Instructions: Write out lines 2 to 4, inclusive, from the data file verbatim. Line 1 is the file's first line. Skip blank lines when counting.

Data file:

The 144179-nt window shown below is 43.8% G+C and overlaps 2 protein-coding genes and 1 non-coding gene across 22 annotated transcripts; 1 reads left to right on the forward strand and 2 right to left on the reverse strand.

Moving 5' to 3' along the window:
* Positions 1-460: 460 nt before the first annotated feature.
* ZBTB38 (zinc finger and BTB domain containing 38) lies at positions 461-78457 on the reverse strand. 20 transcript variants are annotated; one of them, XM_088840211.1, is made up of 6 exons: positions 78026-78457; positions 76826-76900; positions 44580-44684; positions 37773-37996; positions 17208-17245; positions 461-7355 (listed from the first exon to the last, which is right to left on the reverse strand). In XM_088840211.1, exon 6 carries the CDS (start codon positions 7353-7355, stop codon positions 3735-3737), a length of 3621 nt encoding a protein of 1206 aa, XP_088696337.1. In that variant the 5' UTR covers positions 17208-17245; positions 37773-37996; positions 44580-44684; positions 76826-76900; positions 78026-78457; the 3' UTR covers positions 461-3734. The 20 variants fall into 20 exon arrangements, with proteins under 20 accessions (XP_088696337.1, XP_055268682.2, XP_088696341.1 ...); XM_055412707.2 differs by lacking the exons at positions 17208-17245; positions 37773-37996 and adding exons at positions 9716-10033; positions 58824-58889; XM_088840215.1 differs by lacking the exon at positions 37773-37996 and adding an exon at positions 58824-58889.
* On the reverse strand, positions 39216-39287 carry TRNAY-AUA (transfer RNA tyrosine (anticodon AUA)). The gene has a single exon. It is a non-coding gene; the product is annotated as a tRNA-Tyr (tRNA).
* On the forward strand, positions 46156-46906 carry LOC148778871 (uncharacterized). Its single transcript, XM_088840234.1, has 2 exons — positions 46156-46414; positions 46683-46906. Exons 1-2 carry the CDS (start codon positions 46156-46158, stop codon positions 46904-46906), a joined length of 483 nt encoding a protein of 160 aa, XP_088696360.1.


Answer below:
Moving 5' to 3' along the window:
* Positions 1-460: 460 nt before the first annotated feature.
* ZBTB38 (zinc finger and BTB domain containing 38) lies at positions 461-78457 on the reverse strand. 20 transcript variants are annotated; one of them, XM_088840211.1, is made up of 6 exons: positions 78026-78457; positions 76826-76900; positions 44580-44684; positions 37773-37996; positions 17208-17245; positions 461-7355 (listed from the first exon to the last, which is right to left on the reverse strand). In XM_088840211.1, exon 6 carries the CDS (start codon positions 7353-7355, stop codon positions 3735-3737), a length of 3621 nt encoding a protein of 1206 aa, XP_088696337.1. In that variant the 5' UTR covers positions 17208-17245; positions 37773-37996; positions 44580-44684; positions 76826-76900; positions 78026-78457; the 3' UTR covers positions 461-3734. The 20 variants fall into 20 exon arrangements, with proteins under 20 accessions (XP_088696337.1, XP_055268682.2, XP_088696341.1 ...); XM_055412707.2 differs by lacking the exons at positions 17208-17245; positions 37773-37996 and adding exons at positions 9716-10033; positions 58824-58889; XM_088840215.1 differs by lacking the exon at positions 37773-37996 and adding an exon at positions 58824-58889.